After first embarrassing himself by declaring it cancelled, Dear Leader then went on to embarrass himself by actually meeting with editors and reporters from the New York Times yesterday. To its credit, the Times insisted that the meeting be on the record, allowing it to publish some of Trump’s biggest howlers. To wit: denying that Steve Bannon is a white supremacist, claiming he wouldn’t have hired Bannon if Bannon was a white supremacist, denying that Breitbart is a white supremacist hackfest, and denouncing white supremacists. Except, of course, for the ones he’s hired.

It might seem that much of the meeting was spent chatting about white supremacists. And given Trump’s evident pattern of hiring racists and white supremacists as advisers and cabinet members, we’re a bit surprised the Times found time to talk about anything else. Much to our relief, Trump also had a chance to deny that his various business interests – interests he seems determined to keep under his control even as he supposedly tends to the nation’s affairs here and abroad – pose any ethical conflicts. Because, you see, “the law is totally on my side, meaning, the President can’t have a conflict of interest.” Rather Nixon-esque, don’t you think? Crooks of a feather, we suppose.

The Editorial Board later opined on the interview, and in doing so showed remarkable charity and journalistic restraint. For example, the Board characterized as “thinly thought through” several of Trump’s policy positions. The Laughing Chimps might have opted instead for “all the coherence of a rabid, meth-addled tasmanian devil smoking bath salts,” or “policies that are thinner than hammered piss,” but that’s just us. Ever the optimists, the Board held out hope that Trump’s administration might not end up being the dumpster fire that was his campaign. “Mr. Trump’s apparent flexibility [LCs – emphasis ours – read ‘willingness to say anything at any time, depending on the audience and the circumstances’], combined with his lack of depth on policy, might be grounds to hope he will steer a wiser course than the one plotted by his campaign.” Indeed. Keep hope alive.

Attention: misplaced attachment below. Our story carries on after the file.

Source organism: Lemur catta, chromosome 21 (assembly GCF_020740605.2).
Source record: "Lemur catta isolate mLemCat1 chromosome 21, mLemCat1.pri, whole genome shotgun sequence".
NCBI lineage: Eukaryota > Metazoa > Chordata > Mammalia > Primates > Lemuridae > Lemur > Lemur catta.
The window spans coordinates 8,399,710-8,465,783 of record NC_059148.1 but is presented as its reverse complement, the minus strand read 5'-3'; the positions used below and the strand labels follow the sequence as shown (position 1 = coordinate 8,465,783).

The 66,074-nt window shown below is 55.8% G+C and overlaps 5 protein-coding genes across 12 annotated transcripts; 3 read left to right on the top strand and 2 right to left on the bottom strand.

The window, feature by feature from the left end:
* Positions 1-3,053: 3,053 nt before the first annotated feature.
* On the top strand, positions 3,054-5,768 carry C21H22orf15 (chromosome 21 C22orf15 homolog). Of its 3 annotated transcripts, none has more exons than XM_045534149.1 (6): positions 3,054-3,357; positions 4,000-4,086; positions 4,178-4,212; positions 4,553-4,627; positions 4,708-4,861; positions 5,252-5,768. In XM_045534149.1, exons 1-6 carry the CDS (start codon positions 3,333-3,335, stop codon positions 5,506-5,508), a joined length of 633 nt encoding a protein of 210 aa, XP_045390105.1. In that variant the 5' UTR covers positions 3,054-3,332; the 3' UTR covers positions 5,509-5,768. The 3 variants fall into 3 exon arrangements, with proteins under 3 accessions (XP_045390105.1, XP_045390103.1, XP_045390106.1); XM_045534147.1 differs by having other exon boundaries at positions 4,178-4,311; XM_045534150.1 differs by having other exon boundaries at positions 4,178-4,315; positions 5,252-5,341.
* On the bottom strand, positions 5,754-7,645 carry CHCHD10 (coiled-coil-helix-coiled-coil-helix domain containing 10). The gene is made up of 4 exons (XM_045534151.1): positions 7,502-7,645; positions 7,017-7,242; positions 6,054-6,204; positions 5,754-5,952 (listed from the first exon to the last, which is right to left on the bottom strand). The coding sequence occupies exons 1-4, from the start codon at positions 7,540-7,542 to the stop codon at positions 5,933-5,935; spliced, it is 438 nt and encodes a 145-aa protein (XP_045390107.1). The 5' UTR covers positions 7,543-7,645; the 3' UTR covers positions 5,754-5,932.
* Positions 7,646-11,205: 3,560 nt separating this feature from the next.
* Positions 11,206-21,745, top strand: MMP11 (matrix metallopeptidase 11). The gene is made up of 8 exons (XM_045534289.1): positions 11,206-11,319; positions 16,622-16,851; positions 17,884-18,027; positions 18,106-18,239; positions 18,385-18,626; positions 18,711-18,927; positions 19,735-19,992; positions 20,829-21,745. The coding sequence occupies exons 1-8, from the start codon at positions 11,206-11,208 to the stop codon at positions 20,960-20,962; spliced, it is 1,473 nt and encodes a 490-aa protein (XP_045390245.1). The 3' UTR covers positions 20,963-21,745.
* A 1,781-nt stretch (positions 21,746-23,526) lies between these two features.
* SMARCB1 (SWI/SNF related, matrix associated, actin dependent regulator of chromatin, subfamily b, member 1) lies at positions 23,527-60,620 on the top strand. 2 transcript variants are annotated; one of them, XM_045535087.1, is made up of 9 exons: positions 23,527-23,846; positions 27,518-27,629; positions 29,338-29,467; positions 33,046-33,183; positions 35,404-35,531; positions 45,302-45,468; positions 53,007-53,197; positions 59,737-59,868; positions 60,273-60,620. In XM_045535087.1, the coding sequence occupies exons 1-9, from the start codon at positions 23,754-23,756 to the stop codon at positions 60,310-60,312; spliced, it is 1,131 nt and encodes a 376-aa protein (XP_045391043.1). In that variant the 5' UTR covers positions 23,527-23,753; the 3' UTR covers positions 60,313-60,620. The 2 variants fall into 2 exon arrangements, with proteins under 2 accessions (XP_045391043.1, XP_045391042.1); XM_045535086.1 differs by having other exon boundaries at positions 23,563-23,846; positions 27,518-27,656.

In the end, however, the Editorial Board wisely chose not to pull any punches. Here’s the money line, which, we’re quite sure, left Trump cursing the hallowed halls of the Gray Lady while jumping up and down, pumping his fists, and ordering Reince Priebus to deny anyone from the Times a White House press credential:

“Ronald Reagan used to say that in dealing with the Soviet Union, the right approach was to ‘trust, but verify.’ For now, that’s also the right approach to take with Mr. Trump. Except, regrettably, for the trust part.”